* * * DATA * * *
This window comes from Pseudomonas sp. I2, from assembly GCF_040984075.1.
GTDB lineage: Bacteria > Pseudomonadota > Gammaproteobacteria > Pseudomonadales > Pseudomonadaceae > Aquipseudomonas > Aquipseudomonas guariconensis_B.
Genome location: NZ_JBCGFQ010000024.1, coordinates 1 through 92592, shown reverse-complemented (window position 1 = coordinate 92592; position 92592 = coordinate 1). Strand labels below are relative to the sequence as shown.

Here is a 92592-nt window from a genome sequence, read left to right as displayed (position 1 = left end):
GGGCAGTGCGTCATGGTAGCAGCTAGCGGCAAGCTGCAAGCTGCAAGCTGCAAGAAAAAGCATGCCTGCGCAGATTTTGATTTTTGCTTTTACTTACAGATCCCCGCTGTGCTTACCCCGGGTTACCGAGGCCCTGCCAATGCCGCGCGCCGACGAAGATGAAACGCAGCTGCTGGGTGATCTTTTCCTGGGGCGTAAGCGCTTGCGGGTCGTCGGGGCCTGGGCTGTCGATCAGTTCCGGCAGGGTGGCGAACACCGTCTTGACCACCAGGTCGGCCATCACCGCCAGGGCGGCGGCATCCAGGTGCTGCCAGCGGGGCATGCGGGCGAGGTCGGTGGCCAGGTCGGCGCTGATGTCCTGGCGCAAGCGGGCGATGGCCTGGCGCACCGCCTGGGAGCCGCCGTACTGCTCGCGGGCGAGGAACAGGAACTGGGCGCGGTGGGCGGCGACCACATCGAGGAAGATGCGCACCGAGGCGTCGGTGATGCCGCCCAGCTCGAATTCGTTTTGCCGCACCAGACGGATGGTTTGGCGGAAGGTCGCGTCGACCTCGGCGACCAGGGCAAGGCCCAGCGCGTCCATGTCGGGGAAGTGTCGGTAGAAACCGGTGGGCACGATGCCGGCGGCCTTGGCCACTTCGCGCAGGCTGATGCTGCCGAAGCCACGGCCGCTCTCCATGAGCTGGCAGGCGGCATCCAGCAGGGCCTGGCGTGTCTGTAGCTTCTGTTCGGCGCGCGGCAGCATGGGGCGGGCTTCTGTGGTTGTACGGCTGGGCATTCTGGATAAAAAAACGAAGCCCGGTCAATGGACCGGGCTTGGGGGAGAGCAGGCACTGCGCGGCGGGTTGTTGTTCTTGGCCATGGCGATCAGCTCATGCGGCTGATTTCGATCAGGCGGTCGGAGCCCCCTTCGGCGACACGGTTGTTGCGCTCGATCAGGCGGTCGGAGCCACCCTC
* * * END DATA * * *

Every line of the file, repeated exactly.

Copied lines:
This window comes from Pseudomonas sp. I2, from assembly GCF_040984075.1.
GTDB lineage: Bacteria > Pseudomonadota > Gammaproteobacteria > Pseudomonadales > Pseudomonadaceae > Aquipseudomonas > Aquipseudomonas guariconensis_B.
Genome location: NZ_JBCGFQ010000024.1, coordinates 1 through 92592, shown reverse-complemented (window position 1 = coordinate 92592; position 92592 = coordinate 1). Strand labels below are relative to the sequence as shown.

Here is a 92592-nt window from a genome sequence, read left to right as displayed (position 1 = left end):
GGGCAGTGCGTCATGGTAGCAGCTAGCGGCAAGCTGCAAGCTGCAAGCTGCAAGAAAAAGCATGCCTGCGCAGATTTTGATTTTTGCTTTTACTTACAGATCCCCGCTGTGCTTACCCCGGGTTACCGAGGCCCTGCCAATGCCGCGCGCCGACGAAGATGAAACGCAGCTGCTGGGTGATCTTTTCCTGGGGCGTAAGCGCTTGCGGGTCGTCGGGGCCTGGGCTGTCGATCAGTTCCGGCAGGGTGGCGAACACCGTCTTGACCACCAGGTCGGCCATCACCGCCAGGGCGGCGGCATCCAGGTGCTGCCAGCGGGGCATGCGGGCGAGGTCGGTGGCCAGGTCGGCGCTGATGTCCTGGCGCAAGCGGGCGATGGCCTGGCGCACCGCCTGGGAGCCGCCGTACTGCTCGCGGGCGAGGAACAGGAACTGGGCGCGGTGGGCGGCGACCACATCGAGGAAGATGCGCACCGAGGCGTCGGTGATGCCGCCCAGCTCGAATTCGTTTTGCCGCACCAGACGGATGGTTTGGCGGAAGGTCGCGTCGACCTCGGCGACCAGGGCAAGGCCCAGCGCGTCCATGTCGGGGAAGTGTCGGTAGAAACCGGTGGGCACGATGCCGGCGGCCTTGGCCACTTCGCGCAGGCTGATGCTGCCGAAGCCACGGCCGCTCTCCATGAGCTGGCAGGCGGCATCCAGCAGGGCCTGGCGTGTCTGTAGCTTCTGTTCGGCGCGCGGCAGCATGGGGCGGGCTTCTGTGGTTGTACGGCTGGGCATTCTGGATAAAAAAACGAAGCCCGGTCAATGGACCGGGCTTGGGGGAGAGCAGGCACTGCGCGGCGGGTTGTTGTTCTTGGCCATGGCGATCAGCTCATGCGGCTGATTTCGATCAGGCGGTCGGAGCCCCCTTCGGCGACACGGTTGTTGCGCTCGATCAGGCGGTCGGAGCCACCCTC